Let me vent for a minute. I promise there is a potential huge pay off for you.

About a month ago, I got an email out of the blue from a semi-big deal guy I had never met. He said he admired my work and had an intriguing project that would be right for me. He was going to be in New York for Thanksgiving. Was there anyway for us to meet?

I said no. I was having my family in. But I would be happy to travel out to see him in the Midwest before the end of the year. He said there was no time to waste

So, the day after Thanksgiving I headed off for a meeting in midtown.

On the way to the meeting, he changed the location. No big deal. These things happen.

He said he would meet me in the lobby of his fancy-smancy hotel--and didn't.

And it was clear that he was distracted throughout our meeting where he took two phone calls and was rude to the staff.

Still, the project sounded interesting. I did a proposal and he promptly took my ideas and gave them to someone else to do the work.

Sigh.

Yes, he was a jerk. And yes I am annoyed. But there is a bigger point here.

Business is about relationships. This guy got to me through a buddy of mine--someone who I have told this story to. And my buddy, in turn, has told the story to a lot of people who do--or who are thinking about doing--business with the jerk.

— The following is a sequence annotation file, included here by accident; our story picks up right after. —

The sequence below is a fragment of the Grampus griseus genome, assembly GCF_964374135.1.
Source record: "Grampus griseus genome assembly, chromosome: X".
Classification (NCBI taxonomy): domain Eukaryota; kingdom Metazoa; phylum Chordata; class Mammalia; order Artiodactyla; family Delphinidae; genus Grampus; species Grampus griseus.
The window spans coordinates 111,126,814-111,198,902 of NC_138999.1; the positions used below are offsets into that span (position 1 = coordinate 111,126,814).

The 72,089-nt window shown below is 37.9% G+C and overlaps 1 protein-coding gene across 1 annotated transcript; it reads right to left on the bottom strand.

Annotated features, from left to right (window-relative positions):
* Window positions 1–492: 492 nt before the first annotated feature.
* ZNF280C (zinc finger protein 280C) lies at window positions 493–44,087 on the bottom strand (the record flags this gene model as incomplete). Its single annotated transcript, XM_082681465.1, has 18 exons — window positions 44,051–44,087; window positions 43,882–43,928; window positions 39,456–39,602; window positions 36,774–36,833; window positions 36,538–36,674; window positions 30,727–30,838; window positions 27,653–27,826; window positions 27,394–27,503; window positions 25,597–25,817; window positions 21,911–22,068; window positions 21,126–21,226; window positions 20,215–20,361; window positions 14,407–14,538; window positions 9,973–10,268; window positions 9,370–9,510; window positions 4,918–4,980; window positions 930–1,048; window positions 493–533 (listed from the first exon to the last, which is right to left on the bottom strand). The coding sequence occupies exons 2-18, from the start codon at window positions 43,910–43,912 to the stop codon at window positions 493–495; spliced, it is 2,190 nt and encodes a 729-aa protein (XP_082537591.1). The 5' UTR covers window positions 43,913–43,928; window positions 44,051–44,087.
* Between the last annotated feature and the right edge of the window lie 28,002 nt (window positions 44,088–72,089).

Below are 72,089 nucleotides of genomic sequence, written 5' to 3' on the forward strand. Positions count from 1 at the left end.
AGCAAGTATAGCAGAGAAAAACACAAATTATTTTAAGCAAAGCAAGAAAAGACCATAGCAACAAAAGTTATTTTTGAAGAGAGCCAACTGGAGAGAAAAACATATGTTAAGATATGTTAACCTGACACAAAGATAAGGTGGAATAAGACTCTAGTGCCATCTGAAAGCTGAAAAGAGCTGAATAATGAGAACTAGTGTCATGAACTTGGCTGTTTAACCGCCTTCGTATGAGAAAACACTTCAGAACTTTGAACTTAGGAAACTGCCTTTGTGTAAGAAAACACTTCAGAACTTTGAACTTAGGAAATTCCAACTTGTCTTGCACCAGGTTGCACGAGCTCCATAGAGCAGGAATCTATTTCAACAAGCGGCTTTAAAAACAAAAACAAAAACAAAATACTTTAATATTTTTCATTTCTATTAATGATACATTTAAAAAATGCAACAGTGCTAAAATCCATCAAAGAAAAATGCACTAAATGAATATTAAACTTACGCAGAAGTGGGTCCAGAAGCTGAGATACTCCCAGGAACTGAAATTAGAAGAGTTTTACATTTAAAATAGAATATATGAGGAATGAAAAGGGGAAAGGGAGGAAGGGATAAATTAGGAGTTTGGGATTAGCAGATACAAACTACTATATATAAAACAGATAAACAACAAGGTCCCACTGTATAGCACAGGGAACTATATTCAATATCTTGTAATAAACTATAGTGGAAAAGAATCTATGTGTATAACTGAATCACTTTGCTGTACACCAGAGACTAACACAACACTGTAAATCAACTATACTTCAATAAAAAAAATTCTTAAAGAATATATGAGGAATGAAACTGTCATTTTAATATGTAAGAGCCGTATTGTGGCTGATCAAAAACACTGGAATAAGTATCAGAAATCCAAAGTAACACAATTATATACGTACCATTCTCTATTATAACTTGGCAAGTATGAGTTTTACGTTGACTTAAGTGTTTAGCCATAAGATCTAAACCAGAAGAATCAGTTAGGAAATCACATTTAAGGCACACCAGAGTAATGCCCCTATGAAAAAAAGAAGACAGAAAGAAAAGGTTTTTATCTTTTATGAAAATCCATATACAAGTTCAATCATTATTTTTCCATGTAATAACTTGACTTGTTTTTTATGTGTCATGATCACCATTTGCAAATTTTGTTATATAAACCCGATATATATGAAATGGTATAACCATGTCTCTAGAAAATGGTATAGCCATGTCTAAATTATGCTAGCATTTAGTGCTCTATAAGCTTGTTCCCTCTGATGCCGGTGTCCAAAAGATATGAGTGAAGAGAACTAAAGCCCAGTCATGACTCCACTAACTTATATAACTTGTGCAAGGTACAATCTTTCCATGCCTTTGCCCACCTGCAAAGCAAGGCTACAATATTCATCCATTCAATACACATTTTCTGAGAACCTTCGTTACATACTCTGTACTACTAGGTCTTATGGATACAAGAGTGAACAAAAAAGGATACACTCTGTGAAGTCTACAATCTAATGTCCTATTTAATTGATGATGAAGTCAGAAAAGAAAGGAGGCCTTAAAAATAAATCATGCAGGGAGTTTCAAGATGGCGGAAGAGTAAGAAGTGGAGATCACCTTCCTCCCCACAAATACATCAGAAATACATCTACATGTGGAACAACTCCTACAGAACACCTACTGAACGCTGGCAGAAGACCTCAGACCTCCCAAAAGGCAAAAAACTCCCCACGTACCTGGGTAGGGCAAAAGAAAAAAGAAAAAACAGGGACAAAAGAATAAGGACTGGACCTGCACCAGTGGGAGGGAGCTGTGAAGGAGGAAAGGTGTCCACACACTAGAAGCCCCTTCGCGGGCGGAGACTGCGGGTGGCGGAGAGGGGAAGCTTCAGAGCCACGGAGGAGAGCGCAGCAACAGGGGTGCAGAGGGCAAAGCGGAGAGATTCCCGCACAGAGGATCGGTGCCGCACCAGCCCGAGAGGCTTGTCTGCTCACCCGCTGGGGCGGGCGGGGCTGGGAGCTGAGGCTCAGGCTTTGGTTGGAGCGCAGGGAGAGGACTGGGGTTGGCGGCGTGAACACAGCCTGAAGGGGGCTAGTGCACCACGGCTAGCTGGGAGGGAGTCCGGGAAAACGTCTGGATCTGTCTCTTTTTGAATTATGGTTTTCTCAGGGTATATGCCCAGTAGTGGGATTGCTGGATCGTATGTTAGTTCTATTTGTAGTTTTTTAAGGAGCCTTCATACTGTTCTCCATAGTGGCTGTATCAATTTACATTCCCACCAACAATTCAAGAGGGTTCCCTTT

There is no guarantee that this is going to hurt Mr. Jerk's business. But it sure isn't going to help it.

All this got me to remember an article that ran in the magazine Family Business a few years back. The writer, a former colleague of mine, Jayne A. Pearl, talked to the folks at The Emily Post Institute, which is, in Jayne's words still "defining propriety for the masses."

And the Institute provided ten ideas about how you begin to create a business relationship.

Their list:

1. Be on time.

2. Remember to say "please;" "thank you;" and "you're welcome.

3. Be prepared.

4. Be aware you are representing your company in your attire, attitude and efforts.

5. Harness the power of the sincere compliment.

6. Pay complete attention in meetings.

7. Take responsibility for your mistakes. Apologize and offer a solution.

8. Recognize that your actions outside of work affect you and your organization.

9. Send handwritten thank-you notes for gifts, meals, favors done for you, and big opportunities.

10. Embrace and use the principles of etiquette: Consideration, respect and honesty.

Clearly, there is more to creating a business relationship than these 10 things. But you need to start with the basics.

Mr. Jerk didn't.

Although I have to concede he dressed well.